Those Bins in the Airport Security Line Are Germ-Infested Cesspools

iStock
iStock

Here’s something to add to your list of travel concerns: Those plastic bins that send your phone, shoes, and wallet through airport X-rays are teeming with potentially health-threatening germs, according to a new study spotted by Sky News.

Finnish and British researchers swabbed trays at the Helsinki Airport and discovered that half of the samples were contaminated with rhinovirus or adenovirus—two categories of common viruses that can trigger cold-like symptoms. In addition, they also took samples of various airport surfaces, and 10 percent of those tested positive for viruses. However, plastic security bins reportedly pose the greatest health threat.

Researchers suggested that hand sanitizer be offered at the end of the security line to help reduce the risk of infection. “To our knowledge, security trays are not routinely disinfected,” they wrote in their study, published in the journal BioMed Central Infectious Diseases. “Although this would not eliminate all viruses on hands, (e.g. alcohol gels have been found to be less effective than hand-washing for rhinovirus), it is effective for many viruses, including influenza.”

While this discovery may seem alarming, it must be noted that the sample size for this study—eight bins, plus swabs from 12 other surfaces around the airport—was small. The samples were also taken three times during Finland's "peak period of seasonal influenza" from 2015 to 2016, and different airports with different degrees of cleanliness could potentially yield different results.

It doesn’t hurt to play it safe and bring your own hand sanitizer along for the journey, though. The tray tables on airplanes are also known to be incredibly dirty—despite the fact that travelers eat off them—so you may want to make room in your carry-on for sanitizing wipes, too.

[h/t Sky News]

This Cooling Weighted Blanket Helps You Sleep Soundly Without Overheating

Research has shown that weighted blankets, originally made for kids with anxiety and sensory processing issues, may also alleviate stress and anxiety in adults as well. But if you're someone who gets hot easily, sleeping beneath a heavy blanket at night may feel uncomfortable. The Hush Iced, a cooling version of the popular Hush blanket, is designed to change that.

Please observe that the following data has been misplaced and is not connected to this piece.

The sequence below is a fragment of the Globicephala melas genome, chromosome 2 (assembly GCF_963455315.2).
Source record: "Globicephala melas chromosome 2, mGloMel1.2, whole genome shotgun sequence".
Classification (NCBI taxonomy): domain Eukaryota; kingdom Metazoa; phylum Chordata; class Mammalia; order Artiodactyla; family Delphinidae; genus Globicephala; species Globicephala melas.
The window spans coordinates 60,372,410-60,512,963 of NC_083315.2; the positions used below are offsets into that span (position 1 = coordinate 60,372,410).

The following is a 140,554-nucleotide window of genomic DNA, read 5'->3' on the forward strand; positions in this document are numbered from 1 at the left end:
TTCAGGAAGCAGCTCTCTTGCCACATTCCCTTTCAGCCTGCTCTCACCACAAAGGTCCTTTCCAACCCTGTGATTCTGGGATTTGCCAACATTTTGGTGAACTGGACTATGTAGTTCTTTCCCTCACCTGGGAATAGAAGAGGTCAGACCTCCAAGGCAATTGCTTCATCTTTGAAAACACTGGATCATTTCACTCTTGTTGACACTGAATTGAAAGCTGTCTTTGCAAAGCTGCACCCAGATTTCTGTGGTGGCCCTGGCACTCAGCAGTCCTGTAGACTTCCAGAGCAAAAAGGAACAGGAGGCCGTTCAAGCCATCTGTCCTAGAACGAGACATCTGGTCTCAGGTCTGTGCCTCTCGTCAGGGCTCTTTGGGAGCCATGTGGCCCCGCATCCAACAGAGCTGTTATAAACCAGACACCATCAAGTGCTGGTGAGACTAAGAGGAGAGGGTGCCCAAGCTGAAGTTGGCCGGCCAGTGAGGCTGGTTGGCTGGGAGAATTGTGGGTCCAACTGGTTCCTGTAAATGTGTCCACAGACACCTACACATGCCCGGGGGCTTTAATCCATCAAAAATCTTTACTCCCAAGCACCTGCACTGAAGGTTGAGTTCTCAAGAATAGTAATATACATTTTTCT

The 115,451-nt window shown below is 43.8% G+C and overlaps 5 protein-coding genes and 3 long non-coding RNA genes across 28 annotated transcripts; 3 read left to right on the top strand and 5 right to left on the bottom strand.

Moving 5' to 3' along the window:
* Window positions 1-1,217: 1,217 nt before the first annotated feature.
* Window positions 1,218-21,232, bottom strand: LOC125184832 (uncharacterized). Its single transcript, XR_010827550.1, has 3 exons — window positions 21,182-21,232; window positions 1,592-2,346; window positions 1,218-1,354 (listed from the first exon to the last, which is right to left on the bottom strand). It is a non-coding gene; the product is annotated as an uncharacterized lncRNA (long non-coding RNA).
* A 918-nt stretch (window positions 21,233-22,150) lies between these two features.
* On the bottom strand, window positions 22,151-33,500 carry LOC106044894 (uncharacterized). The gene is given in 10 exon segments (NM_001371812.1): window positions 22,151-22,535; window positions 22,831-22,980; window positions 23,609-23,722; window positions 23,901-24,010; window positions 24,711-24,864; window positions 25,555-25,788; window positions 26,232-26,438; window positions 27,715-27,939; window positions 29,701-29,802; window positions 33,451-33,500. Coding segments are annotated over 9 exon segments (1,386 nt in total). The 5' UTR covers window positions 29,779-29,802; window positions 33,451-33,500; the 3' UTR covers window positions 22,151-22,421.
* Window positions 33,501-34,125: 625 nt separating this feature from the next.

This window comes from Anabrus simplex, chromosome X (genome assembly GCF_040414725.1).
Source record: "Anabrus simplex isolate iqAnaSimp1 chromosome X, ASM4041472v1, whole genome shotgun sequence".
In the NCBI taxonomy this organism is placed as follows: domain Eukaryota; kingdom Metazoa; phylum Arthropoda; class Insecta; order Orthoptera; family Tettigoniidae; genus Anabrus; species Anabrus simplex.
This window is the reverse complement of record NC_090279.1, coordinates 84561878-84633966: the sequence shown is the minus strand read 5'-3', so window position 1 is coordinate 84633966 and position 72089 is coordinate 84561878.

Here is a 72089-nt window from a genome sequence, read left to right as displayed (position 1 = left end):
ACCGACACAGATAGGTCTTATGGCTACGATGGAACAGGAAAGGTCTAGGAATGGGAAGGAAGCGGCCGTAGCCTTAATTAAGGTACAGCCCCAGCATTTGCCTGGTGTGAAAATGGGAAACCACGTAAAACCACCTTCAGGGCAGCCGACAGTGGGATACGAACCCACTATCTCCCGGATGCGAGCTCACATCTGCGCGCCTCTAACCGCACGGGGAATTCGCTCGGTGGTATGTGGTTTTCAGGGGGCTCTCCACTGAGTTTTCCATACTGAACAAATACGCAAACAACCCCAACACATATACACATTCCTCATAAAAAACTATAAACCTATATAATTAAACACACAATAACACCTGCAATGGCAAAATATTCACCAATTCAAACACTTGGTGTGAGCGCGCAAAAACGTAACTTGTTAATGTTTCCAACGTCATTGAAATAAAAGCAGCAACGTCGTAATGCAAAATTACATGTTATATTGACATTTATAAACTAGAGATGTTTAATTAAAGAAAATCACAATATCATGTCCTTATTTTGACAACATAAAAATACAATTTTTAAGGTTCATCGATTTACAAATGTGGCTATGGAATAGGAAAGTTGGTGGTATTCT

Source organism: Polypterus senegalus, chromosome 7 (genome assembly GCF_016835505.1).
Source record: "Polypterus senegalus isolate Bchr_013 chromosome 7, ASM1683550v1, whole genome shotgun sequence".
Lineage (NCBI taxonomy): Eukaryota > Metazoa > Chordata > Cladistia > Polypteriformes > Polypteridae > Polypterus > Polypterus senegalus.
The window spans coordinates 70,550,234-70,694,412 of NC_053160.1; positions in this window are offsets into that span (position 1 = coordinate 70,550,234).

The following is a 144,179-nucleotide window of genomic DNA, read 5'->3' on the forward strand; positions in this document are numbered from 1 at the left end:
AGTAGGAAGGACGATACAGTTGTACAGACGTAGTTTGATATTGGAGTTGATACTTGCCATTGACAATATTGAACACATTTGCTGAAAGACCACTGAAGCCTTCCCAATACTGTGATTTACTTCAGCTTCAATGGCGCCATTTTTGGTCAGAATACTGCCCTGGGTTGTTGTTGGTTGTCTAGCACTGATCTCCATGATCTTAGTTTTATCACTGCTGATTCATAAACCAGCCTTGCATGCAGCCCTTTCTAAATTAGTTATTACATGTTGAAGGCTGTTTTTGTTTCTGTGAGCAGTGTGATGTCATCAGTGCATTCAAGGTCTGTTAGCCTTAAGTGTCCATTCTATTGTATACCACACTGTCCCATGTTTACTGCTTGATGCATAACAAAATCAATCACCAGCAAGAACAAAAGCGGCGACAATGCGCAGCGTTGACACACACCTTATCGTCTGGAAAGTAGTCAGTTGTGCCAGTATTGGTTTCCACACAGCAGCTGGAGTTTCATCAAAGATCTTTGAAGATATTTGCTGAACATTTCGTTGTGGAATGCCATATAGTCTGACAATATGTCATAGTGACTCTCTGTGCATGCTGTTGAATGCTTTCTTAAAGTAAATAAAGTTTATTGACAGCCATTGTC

One of the most common complaints Hush Blankets received from customers after releasing its original weighted blanket was that it made users too hot. So the team at Hush tweaked the outer material to make it friendlier to people who are prone to overheating while still providing the soothing deep-touch pressure of a weighted blanket.

The new Hush Iced, currently raising money on Kickstarter, comes with a special ultra-cooling cover. The thin bamboo and cotton fabric wicks away sweat and helps maintain your body temperature through the night. Inside is Hush's classic weighted blanket, with weight distribution technology that helps you feel relaxed and secure in bed. If you already have a Hush weighted blanket at home, the cooling cover is also available separately.

The Hush Iced weigh 15 to 25 pounds, and comes in standard (48-by-78-inch) and queen (60-by-80-inch) sizes. (Generally, Hush recommends choosing the weight of your blanket based on body weight—check out the Hush site for more information on selecting the right one.)

Buy it on Kickstarter starting at $128. The cooling cover is available on its own for $39.

Chronic Pain Happens Differently in Men and Women

iStock.com/PeopleImages
iStock.com/PeopleImages

Women often feel colder than men due to physical differences. Now, a new study shows that the two sexes have different biological processes underlying a specific kind of pain, too. As WIRED reports, research published in the journal Brain revealed that different cells and proteins were activated in men and women with neuropathic pain—a condition that is often chronic, with symptoms including a burning or shooting sensation. While scientists say further research is needed, these findings could potentially change the way we treat conditions involving chronic pain.

A team of Texas-based neurologists and neuroscientists looked for RNA expressions in the sensory neurons of spinal tumors that had been removed from eight women and 18 men. Some of the patients had pain as a result of nerve compression, while others had not experienced any chronic pain. While studying the neurons of women with pain, researchers noticed that protein-like molecules called neuropeptides, which modulate neurons, were highly activated. For the men, immune system cells called macrophages were most active.

"This represents the first direct human evidence that pain seems to be as sex-dependent in its underlying biology in humans as we have been suggesting for a while now, based on experiments in mice," Jeffrey Mogil, a professor of pain studies at Montreal's McGill University, who was not involved in the Brain study, tells WIRED.

So what exactly do these new findings mean for sufferers of chronic pain? Considering that clinical trials and drug manufacturers have traditionally failed to distinguish between the sexes when it comes to developing pain medication, the study could potentially form a foundation for sex-specific pain therapies that could prove more effective. This might be especially promising for women, who are more likely to have some condition that cause persistent pain, such as migraines or fibromyalgia.

"I think that 10 years from now, when I look back at how papers I've published have had an impact, this one will stick out," Dr. Ted Price, a neuroscience professor and one of the paper's authors, said in a statement. "I hope by then that we are designing clinical trials better considering sex as a biological variable, and that we understand how chronic pain is driven differently in men and women."

[h/t WIRED]

SECTIONS

arrow
LIVE SMARTER